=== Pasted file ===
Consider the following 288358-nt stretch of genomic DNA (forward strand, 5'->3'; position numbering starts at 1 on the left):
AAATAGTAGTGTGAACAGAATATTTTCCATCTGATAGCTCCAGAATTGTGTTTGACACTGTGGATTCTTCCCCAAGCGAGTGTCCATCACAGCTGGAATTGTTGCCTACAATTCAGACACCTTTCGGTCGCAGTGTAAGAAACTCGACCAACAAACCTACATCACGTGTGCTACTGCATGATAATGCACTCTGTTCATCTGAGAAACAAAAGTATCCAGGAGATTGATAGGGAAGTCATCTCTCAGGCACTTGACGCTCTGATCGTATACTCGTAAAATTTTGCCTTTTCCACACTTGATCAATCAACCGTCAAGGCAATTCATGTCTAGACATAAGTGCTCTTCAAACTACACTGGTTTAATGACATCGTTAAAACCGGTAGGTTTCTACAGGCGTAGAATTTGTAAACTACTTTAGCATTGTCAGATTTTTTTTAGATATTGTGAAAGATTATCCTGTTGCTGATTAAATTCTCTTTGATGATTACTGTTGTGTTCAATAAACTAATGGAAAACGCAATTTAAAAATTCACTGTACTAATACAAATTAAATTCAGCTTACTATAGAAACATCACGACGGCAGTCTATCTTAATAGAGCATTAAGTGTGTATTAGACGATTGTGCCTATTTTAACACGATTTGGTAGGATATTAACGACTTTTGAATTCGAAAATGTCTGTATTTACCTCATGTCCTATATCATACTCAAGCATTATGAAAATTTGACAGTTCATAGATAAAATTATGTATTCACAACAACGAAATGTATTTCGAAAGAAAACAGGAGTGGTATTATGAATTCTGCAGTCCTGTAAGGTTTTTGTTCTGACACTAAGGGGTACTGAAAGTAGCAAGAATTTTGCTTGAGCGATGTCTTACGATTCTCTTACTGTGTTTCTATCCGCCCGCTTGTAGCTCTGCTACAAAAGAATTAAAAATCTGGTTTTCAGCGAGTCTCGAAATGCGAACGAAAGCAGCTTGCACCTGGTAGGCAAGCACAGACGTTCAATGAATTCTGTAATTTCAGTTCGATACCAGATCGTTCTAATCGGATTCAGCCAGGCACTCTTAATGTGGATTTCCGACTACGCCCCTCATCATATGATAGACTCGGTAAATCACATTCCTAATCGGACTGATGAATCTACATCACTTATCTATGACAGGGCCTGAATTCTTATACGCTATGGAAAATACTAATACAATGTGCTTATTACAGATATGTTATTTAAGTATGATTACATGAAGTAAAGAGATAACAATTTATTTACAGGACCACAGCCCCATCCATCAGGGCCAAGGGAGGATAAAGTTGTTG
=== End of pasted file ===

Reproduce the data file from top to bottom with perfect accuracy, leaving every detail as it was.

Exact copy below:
Consider the following 288358-nt stretch of genomic DNA (forward strand, 5'->3'; position numbering starts at 1 on the left):
AAATAGTAGTGTGAACAGAATATTTTCCATCTGATAGCTCCAGAATTGTGTTTGACACTGTGGATTCTTCCCCAAGCGAGTGTCCATCACAGCTGGAATTGTTGCCTACAATTCAGACACCTTTCGGTCGCAGTGTAAGAAACTCGACCAACAAACCTACATCACGTGTGCTACTGCATGATAATGCACTCTGTTCATCTGAGAAACAAAAGTATCCAGGAGATTGATAGGGAAGTCATCTCTCAGGCACTTGACGCTCTGATCGTATACTCGTAAAATTTTGCCTTTTCCACACTTGATCAATCAACCGTCAAGGCAATTCATGTCTAGACATAAGTGCTCTTCAAACTACACTGGTTTAATGACATCGTTAAAACCGGTAGGTTTCTACAGGCGTAGAATTTGTAAACTACTTTAGCATTGTCAGATTTTTTTTAGATATTGTGAAAGATTATCCTGTTGCTGATTAAATTCTCTTTGATGATTACTGTTGTGTTCAATAAACTAATGGAAAACGCAATTTAAAAATTCACTGTACTAATACAAATTAAATTCAGCTTACTATAGAAACATCACGACGGCAGTCTATCTTAATAGAGCATTAAGTGTGTATTAGACGATTGTGCCTATTTTAACACGATTTGGTAGGATATTAACGACTTTTGAATTCGAAAATGTCTGTATTTACCTCATGTCCTATATCATACTCAAGCATTATGAAAATTTGACAGTTCATAGATAAAATTATGTATTCACAACAACGAAATGTATTTCGAAAGAAAACAGGAGTGGTATTATGAATTCTGCAGTCCTGTAAGGTTTTTGTTCTGACACTAAGGGGTACTGAAAGTAGCAAGAATTTTGCTTGAGCGATGTCTTACGATTCTCTTACTGTGTTTCTATCCGCCCGCTTGTAGCTCTGCTACAAAAGAATTAAAAATCTGGTTTTCAGCGAGTCTCGAAATGCGAACGAAAGCAGCTTGCACCTGGTAGGCAAGCACAGACGTTCAATGAATTCTGTAATTTCAGTTCGATACCAGATCGTTCTAATCGGATTCAGCCAGGCACTCTTAATGTGGATTTCCGACTACGCCCCTCATCATATGATAGACTCGGTAAATCACATTCCTAATCGGACTGATGAATCTACATCACTTATCTATGACAGGGCCTGAATTCTTATACGCTATGGAAAATACTAATACAATGTGCTTATTACAGATATGTTATTTAAGTATGATTACATGAAGTAAAGAGATAACAATTTATTTACAGGACCACAGCCCCATCCATCAGGGCCAAGGGAGGATAAAGTTGTTG